With the Republican race now uncontested and the Democratic race all but over, the remaining contests have become less interesting. Candidates will start talking more about their general election opponents and possibly consider their Vice Presidential running mates. Still, with neither front runner holding a majority of delegates yet, the remaining races cannot be taken for granted completely. Candidates must continue to address the remaining contests and collect their delegates.
Guam, Sat. May 7
This Saturday is Guam's Democratic Primary. The Republicans had their contest weeks ago, selecting unbound delegates who added to no one's count.
I have seen no polls for Guam. In 2008 the territory handed a close victory Barack Obama by less than a point, and with fewer than 5000 people voting. In 2012, an incumbent Obama one only 58% of the vote, with the remainder uncommitted. Therefore, the smart money is on a close election result this year as well. With a mere 12 delegates up for grabs, if one candidate gets 7 or 8 and the other gets 4 or 5, it will be barely noticeable. Therefore, both Democratic candidates are not terribly focused on this contest far away across the Pacific Ocean.
Nebraska & West Virginia, Tue. May 10
Nebraska and West Virginia both hold closed Republican primaries next Tuesday. With Trump now uncontested, he should have no trouble taking Nebraska's 36 delegates and West Virginia's 34. Assuming he wins all 70, he should be about 115 votes short of his inevitable delegate majority.
On the Democratic side, Hillary is again on the rope thanks to her a few weeks ago about putting lots of coal miners out of work. Rather than worry about losing the State, Clinton should be more concerned about being lynched if caught in the State by locals. Expect these conservative Democrats to give the Socialist Sanders a solid victory, perhaps by 20 points. Again, not enough to threaten Clinton's majority, but another embarrassing defeat for her campaign.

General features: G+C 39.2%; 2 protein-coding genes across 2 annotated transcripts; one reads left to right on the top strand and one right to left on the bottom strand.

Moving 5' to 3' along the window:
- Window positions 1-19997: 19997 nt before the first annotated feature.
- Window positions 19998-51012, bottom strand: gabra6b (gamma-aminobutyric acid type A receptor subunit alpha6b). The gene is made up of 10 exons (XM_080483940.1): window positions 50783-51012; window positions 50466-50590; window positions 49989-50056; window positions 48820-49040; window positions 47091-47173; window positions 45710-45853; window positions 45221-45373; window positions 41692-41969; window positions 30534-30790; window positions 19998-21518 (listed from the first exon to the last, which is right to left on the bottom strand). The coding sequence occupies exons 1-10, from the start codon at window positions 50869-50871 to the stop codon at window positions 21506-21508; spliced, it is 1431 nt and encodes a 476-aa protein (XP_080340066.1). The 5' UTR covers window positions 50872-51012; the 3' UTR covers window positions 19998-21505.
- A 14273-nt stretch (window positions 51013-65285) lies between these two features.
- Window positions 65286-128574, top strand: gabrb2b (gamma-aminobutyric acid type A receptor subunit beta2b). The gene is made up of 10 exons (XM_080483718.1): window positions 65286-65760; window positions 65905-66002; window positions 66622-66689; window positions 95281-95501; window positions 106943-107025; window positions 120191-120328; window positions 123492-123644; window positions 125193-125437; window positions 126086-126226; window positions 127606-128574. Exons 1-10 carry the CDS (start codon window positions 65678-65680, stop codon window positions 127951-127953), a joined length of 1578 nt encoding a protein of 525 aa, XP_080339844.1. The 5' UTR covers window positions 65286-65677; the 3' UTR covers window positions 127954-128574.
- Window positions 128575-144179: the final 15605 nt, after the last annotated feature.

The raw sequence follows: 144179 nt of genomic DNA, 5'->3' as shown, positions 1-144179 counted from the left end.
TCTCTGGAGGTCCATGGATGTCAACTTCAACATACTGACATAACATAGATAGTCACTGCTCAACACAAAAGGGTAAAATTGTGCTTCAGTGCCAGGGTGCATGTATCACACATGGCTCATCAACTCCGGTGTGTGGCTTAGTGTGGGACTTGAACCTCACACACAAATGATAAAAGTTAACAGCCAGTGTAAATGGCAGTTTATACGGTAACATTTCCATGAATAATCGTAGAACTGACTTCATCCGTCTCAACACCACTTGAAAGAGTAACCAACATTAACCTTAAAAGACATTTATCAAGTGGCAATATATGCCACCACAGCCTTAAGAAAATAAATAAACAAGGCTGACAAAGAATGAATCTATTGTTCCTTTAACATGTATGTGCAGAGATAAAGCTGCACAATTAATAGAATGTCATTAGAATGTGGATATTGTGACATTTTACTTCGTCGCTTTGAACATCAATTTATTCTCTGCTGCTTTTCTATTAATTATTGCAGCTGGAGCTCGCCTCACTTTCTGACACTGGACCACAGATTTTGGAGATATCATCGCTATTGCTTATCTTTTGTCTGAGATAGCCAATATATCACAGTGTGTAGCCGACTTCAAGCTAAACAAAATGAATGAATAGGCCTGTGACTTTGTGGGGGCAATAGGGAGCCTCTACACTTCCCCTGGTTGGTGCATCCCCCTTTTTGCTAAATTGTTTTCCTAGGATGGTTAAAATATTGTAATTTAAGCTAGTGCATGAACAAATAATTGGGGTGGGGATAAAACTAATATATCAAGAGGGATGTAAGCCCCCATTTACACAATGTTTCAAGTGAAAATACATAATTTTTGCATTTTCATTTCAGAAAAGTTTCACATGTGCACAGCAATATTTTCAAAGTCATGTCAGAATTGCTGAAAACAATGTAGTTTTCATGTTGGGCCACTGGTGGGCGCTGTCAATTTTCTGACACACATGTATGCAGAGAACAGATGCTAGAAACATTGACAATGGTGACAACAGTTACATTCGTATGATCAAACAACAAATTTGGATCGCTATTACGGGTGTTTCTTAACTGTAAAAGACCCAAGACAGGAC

Kentucky & Oregon, Tue. May 17
Kentucky holds its Democratic Primary on May 17. Hillary has tended to do well in conservative states. However, her comments about coal miners has pretty much handed the contest to Sanders, aka, anyone but Hillary. This very conservative State will vote for the Socialist, probably by double digits. Sanders will chalk up another victory and take a majority of the 61 delegates. But Hillary will take a sizable minority share of them and creep ever closer to her inevitable delegate majority.
Oregon also holds its primary for both parties. This liberal enclave is somewhere that Sanders is likely to do well, not just as the anti-Clinton but because voters actually like his socialist policies. I have not seen any polls for Oregon, but expect a Sanders double digit victory, taking the bulk of the 73 delegates. Again, it is too little too late to derail Clinton's ultimate victory. It will, however, contribute to the perception that she is not popular, even within her own party and has a great deal of work to do.
On the Republican side, Oregon is a more liberal state where Kasich had hoped to do well. Trump however, was looking for a win even before his opponents capitulated. Oregon awards its 28 delegates proportionally. It is possible that some voters may vote for opponents who are still on the ballot. Trump may not win all of the delegates even without active campaigns against him. This contest will be worth watching only to see how big Trump's victory will be, and whether he can continue to turn out large and enthusiastic crowds as the presumptive nominee rather than an outside challenger.
Washington Tue. May 24
A week later, we will have our final May contest in Washington State, the Republican primary. Again, not much of a contest since Trump anymore as Trump continues to acquire his needed delegate majority. There are 44 proportional delegates up for grabs. Even assuming Trump wins all of then, not guaranteed, he will still be about 40 votes short of a majority.
Looking Ahead to June:
There are a couple of minor caucuses for Democrats on the first weekend in June (Virgin Island and Puerto Rico). But all eyes are on June 7, when California, New Jersey, New Mexico, Montana, and both Dakotas all hold contests. It will likely be on this date that both Clinton and Trump officially obtain their delegate majorities. After that, only DC holds its Democratic primary a week later, when no one will care. That will bring the primary season to its official end.